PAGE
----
11 Oct Roadtrippin’: Nightmare in Idaho (part one)
When we arrived in Idaho, we gained an hour. I met Eddie’s friend Schuck and he ran errands for three hours (with us captive) in his large Ford truck. All I wanted was a damn shower after camping in the Jewel Basin for three days. Following his sixth errand or so he asked, “Wanna skip showers and go straight to dinner?” A headache began at my temples. I should have known right then how the next three days would go.
We ate dinner in an Italian joint where Schuck’s girlfriend Sara worked. Schuck finished his meal first and watched us. Literally. I found myself eating faster, not tasting my Chianti. When I lay my fork down between bites and he announced it was time to go. We ran out to get drinks at a bar down the street. Halfway through my glass of wine, Schuck got a text message form Sara and told us to hurry so we could meet up with her. I looked down at my wine glass and imagined chugging it with disgust. The headache got worse.
Sara was a breath of mountain air. I found myself wondering how such a cool girl was stuck with such a douche-bag. We hopped on bikes and zip five miles to a house party. Over the next few miles, my tension was relieved by the cool breeze. I felt good, cruising around Sandpoint (one of the best kept secrets of the U.S.) until we got to the train tracks and things got technical.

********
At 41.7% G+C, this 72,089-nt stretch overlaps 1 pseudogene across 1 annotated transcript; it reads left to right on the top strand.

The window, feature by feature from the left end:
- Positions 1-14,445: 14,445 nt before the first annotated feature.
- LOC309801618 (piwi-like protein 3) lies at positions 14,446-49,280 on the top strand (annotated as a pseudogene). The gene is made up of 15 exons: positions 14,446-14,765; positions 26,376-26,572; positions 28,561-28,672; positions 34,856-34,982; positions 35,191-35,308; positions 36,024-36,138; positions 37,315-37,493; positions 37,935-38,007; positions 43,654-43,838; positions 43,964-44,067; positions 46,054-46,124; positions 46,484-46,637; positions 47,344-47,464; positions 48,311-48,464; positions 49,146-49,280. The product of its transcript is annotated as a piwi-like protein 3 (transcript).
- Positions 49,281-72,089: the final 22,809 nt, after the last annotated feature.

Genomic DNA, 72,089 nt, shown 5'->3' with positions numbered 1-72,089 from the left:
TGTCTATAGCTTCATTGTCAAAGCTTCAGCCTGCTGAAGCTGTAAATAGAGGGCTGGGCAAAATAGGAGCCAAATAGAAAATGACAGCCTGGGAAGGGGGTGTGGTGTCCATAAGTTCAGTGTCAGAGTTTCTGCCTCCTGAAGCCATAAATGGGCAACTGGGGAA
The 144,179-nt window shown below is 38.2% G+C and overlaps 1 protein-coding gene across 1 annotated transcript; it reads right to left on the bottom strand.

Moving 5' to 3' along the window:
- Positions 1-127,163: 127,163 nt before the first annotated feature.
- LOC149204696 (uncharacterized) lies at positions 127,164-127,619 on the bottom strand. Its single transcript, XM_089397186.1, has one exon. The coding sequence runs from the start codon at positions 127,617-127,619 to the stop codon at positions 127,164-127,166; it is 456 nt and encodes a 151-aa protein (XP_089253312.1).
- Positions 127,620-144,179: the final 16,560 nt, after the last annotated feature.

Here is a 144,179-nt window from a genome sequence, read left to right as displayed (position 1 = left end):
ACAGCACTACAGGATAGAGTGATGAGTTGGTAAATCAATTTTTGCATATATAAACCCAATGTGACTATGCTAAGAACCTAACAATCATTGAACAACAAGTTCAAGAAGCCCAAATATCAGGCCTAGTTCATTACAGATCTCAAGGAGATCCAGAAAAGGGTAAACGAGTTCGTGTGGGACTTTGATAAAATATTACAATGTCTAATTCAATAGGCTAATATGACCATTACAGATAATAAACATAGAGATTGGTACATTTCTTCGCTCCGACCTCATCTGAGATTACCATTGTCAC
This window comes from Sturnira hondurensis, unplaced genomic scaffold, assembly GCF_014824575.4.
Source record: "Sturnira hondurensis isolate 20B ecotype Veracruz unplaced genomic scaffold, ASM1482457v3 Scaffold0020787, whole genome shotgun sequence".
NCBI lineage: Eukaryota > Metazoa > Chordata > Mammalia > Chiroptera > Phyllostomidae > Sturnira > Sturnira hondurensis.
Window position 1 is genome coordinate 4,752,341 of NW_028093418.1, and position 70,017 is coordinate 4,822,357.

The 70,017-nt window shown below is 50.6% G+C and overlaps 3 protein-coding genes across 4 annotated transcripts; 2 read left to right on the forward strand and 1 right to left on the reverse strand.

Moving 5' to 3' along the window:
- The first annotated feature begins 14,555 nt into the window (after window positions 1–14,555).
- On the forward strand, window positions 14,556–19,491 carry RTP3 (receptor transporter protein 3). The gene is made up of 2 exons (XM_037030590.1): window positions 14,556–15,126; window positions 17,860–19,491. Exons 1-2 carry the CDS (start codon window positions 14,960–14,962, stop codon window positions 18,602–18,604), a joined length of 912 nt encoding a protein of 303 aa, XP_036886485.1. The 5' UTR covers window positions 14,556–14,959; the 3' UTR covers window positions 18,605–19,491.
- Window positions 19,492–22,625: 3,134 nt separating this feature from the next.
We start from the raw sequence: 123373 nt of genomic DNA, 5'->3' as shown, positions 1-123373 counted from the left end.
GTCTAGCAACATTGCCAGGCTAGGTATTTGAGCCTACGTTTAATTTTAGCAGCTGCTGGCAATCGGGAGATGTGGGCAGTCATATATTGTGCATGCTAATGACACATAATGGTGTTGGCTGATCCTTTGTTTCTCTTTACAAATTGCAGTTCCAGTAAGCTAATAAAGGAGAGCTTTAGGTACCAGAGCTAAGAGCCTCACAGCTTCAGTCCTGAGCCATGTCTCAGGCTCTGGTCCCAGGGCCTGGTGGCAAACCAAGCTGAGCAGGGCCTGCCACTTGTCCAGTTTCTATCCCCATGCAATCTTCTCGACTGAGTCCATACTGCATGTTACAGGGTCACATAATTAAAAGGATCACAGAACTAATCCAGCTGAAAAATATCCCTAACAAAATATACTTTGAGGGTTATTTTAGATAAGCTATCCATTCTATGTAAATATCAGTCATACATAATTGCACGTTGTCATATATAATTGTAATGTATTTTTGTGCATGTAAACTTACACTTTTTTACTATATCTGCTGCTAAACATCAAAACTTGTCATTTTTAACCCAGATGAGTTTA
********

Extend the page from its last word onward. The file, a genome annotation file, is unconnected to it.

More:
We dragged the bikes over the tracks and chained them together in tall grasses. There were no houses in sight, just woods and waist high thicket. Schuck took off fast (wearing the only headlamp between the four of us.) We trundled through trail-less woods smacking into trees and trying to follow his sounds. I was drunk, stumbling over a fractured big toe. Even Schuck got lost in it, though he was too far ahead to distinguish. Sara called out to him in the dark to no avail. He continued cutting switchbacks in the blackness. Finally a clearing appeared at the lake, a bed of skipping stones illuminated by the waning moon. I slid my hand in my back pocket and realized it was gone.
A passport may not mean that much to you. You probably have multiple forms of identification with duplicates in a vault. If your father lives in Mexico you visit him with no problems on account of your charm. But who asked you? To me, it was everything because without it (and since the missing purse incident), I didn’t exist. I searched the pathless Idaho woods on my tanked hands and knees.
After the party, we cycled back. Sara sped up to ride next to Schuck. Around a corner, he angled his bike in front of hers (with a sly smile on his face) throwing her, head first, over her handlebars and into a ditch. So that’s how it all began. And I had to spend three days In Idaho with this guy.